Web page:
Townsend's solitaire (Myadestes townsendi) is a medium-sized thrush, the only solitaire native to America north of Mexico.

Range and habitat

This solitaire ranges from southern Alaska, British Columbia and Alberta to northern Zacatecas in Mexico, preferring montane woodlands. During winter, it may move in search of food to lower elevations, including the Great Plains, northern interior Mexico, and even desert oases.[2][3][4]


Townsend's solitaire feeding on juniper berries
Myadestes townsendi, Ashland, Oregon, June 2014

Townsend's solitaire reaches a length of approximately 8–9.5 inches (20–24 centimetres) and wingspan of 14.5 inches (37 cm); it weighs approximately 1.2 oz (34 g). It has a short, thick, blackish bill; a white eye ring; and gray plumage with a buffy wing stripe and edges of the flight feathers. The tail is long, tapered when shut, and edged with white. Juveniles are mottled gray and white.[2][3]

It perches in a rather upright position, often high on a branch[4] and often staying still for a long time.[3]

Though it has some similarities to the northern mockingbird,[4] particularly as to the tail,[2] its dark underparts, shape, size, and behavior are not similar.

It feeds primarily on berries and insects.[4] The solitaire is amongst the most specialized of all North American birds since its diet in winter consists almost entirely of the fleshy cones of the juniper bush, and the solitary birds form territories around productive juniper patches which they strongly defend [5]


Its song consists of loud, melodious flute-like rising and falling phrases[4] with "low, husky notes interspersed but no distinct pattern"[2] and "a slightly mechanical quality."[3] The call is a squeaky eeek[4] or "clear, soft whistle heeh".[2]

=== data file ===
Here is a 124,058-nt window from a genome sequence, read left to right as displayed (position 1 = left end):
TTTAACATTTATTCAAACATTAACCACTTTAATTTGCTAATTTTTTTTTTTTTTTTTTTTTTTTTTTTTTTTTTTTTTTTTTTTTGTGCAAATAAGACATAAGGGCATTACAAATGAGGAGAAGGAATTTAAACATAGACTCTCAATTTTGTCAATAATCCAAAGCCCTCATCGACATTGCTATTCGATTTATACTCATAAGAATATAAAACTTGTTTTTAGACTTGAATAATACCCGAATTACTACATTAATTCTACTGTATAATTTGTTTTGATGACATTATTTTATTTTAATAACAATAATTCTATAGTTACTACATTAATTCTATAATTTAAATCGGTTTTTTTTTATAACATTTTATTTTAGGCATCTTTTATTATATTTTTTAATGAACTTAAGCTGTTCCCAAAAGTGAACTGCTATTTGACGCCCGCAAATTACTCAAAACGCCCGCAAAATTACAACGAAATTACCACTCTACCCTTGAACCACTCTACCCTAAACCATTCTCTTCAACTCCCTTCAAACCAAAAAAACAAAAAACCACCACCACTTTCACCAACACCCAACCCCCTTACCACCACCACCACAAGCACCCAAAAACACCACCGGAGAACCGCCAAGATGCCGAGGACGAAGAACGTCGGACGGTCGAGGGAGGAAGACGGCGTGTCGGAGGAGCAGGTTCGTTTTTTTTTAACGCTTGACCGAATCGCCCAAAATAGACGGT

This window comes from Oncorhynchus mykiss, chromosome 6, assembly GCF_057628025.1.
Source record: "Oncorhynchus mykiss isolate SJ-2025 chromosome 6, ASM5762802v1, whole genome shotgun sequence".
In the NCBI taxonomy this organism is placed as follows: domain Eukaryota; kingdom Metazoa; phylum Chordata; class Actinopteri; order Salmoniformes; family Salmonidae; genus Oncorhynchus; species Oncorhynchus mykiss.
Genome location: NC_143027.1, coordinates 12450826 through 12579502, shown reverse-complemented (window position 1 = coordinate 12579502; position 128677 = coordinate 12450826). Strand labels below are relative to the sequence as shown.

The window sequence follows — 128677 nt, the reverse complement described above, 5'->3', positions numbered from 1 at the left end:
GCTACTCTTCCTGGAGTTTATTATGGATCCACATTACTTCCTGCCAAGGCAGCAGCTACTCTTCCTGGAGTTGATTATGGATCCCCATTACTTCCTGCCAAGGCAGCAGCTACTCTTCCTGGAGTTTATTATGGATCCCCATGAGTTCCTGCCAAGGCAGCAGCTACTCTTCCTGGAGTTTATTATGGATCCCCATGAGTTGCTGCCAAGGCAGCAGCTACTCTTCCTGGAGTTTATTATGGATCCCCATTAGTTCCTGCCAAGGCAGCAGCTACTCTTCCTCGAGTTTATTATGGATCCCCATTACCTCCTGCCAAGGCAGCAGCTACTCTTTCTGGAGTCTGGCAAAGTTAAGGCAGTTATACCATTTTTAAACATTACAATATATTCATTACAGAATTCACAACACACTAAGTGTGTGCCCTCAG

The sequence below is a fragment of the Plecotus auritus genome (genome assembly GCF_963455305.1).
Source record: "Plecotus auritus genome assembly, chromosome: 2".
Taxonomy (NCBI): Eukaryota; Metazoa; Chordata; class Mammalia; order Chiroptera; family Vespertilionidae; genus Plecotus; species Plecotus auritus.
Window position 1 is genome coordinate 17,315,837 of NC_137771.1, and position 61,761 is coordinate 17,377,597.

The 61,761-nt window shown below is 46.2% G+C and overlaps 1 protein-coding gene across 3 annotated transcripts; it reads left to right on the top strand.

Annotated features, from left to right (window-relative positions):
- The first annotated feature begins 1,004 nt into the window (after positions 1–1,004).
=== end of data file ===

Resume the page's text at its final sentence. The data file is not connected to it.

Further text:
The nest resembles that of other solitaires: a cup of fine plant material on or close to the ground.[3] Townsend's solitaire usually lays three or four eggs that are grayish-white with brown dots or splotches concentrated at the larger end.[4]


The name of this bird commemorates the ornithologist John Kirk Townsend.


  1. ^ BirdLife International (2018). "Myadestes townsendi". IUCN Red List of Threatened Species. 2018: e.T22708587A132074027. doi:10.2305/IUCN.UK.2018-2.RLTS.T22708587A132074027.en. Retrieved 12 November 2021.
  2. ^ a b c d e Sibley, David (2000). The Sibley Guide to Birds. Knopf. p. 400. ISBN 0-679-45122-6.
  3. ^ a b c d e Howell, Steve N. G.; Webb, Sophie (1995). A Guide to the Birds of Mexico and Northern Central America. Oxford University Press. p. 583. ISBN 0-19-854012-4.
  4. ^ a b c d e f g "Townsend's Solitaire Myadestes townsendi". Nature Guides. 2005. Archived from the original on 2014-08-08. Retrieved 2007-08-17.
  5. ^ Bock, C. 1982. Factors influencing winter distribution and abundance of Townsend's Solitaire. Wilson Bulletin 94: 297-302

External links